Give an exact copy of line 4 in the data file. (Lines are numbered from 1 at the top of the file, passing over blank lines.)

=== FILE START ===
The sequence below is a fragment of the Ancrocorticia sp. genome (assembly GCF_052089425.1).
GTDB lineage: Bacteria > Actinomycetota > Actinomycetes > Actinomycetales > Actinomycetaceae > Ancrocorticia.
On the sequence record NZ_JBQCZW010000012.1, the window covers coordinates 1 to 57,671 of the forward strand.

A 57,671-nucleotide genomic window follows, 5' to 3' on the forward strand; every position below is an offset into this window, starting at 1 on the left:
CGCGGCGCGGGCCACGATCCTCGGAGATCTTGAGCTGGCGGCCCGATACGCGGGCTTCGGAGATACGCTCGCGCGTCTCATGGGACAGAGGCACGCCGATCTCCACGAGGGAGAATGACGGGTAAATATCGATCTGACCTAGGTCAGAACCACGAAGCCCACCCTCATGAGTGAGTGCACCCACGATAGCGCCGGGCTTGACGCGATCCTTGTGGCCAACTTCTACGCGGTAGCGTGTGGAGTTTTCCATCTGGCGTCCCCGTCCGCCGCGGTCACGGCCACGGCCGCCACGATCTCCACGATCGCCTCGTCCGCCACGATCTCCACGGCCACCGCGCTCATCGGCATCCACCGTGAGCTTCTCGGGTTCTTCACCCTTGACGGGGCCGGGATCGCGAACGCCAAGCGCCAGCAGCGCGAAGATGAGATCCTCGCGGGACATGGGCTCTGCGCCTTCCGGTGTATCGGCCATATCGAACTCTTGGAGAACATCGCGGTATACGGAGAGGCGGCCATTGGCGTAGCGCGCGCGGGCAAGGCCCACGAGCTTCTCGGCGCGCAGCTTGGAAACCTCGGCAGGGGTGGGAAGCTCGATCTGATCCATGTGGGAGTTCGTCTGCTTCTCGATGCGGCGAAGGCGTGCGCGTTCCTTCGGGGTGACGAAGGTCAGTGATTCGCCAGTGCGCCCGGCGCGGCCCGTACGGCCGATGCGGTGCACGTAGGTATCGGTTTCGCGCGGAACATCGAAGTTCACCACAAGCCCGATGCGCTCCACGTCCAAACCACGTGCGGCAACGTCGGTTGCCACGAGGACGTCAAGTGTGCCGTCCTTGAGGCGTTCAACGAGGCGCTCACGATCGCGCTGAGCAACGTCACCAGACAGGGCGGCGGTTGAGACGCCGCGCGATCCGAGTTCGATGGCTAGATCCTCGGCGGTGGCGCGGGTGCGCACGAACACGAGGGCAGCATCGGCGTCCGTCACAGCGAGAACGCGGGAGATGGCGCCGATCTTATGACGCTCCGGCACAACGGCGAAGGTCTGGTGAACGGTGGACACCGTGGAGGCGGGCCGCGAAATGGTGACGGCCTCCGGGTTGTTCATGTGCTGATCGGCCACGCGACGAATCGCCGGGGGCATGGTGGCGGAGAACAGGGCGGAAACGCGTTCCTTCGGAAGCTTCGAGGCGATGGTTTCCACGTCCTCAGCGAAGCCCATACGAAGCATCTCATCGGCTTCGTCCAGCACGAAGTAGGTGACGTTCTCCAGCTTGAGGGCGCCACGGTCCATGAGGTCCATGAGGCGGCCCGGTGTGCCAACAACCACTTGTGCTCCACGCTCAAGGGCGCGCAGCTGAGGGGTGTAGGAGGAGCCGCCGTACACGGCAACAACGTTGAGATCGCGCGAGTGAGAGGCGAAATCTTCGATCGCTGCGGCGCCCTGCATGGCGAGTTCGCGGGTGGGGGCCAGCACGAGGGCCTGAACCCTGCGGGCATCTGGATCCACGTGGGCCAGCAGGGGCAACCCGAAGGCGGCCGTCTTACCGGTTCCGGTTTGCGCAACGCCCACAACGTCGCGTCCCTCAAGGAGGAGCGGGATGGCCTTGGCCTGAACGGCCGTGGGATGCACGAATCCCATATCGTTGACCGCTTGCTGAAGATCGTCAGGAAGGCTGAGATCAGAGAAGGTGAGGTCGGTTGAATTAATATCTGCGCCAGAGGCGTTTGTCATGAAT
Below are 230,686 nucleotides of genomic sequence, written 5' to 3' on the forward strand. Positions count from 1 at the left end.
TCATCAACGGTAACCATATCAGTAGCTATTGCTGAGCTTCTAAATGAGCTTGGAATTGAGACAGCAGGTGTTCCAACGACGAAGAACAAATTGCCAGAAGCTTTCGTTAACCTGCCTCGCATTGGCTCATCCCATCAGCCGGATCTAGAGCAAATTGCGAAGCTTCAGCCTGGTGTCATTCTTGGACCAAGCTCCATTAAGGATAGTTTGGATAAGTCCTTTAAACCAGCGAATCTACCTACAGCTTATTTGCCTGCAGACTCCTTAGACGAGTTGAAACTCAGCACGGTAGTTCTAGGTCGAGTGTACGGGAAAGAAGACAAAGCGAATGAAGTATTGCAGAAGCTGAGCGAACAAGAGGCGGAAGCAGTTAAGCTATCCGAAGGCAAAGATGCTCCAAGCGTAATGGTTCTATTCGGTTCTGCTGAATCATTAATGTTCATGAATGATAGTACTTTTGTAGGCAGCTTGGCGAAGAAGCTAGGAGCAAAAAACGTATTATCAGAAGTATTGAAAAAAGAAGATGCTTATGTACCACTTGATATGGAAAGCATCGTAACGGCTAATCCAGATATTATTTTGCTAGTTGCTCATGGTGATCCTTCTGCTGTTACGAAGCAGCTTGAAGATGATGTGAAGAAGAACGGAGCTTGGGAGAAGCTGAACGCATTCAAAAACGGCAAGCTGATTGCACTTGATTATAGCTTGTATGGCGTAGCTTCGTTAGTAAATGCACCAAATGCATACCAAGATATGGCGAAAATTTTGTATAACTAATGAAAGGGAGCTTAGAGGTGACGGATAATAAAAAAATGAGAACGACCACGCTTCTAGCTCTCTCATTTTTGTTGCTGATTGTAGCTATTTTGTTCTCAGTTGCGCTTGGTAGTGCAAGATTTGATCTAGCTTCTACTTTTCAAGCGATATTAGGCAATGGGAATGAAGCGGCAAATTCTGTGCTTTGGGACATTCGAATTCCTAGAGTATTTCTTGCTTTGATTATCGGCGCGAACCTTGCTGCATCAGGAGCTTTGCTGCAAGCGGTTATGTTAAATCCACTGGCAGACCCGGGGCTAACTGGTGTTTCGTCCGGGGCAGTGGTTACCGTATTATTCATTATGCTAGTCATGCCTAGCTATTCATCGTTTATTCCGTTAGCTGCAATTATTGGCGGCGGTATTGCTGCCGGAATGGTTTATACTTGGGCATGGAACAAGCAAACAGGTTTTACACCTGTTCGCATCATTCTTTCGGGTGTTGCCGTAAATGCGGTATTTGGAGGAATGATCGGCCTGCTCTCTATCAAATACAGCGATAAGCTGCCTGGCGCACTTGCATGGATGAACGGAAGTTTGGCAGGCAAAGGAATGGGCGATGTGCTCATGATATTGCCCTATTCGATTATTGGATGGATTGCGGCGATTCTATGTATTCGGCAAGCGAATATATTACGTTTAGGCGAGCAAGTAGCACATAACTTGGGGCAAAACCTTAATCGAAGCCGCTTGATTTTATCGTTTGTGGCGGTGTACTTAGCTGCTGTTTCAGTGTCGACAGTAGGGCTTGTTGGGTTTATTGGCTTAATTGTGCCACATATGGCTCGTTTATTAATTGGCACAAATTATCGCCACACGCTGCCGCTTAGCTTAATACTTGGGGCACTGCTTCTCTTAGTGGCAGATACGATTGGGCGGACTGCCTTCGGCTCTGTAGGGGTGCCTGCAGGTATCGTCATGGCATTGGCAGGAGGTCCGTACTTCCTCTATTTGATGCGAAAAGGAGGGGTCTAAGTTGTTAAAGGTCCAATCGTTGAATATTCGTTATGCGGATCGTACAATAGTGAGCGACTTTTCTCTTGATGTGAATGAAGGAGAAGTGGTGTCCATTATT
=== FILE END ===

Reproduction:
A 57,671-nucleotide genomic window follows, 5' to 3' on the forward strand; every position below is an offset into this window, starting at 1 on the left: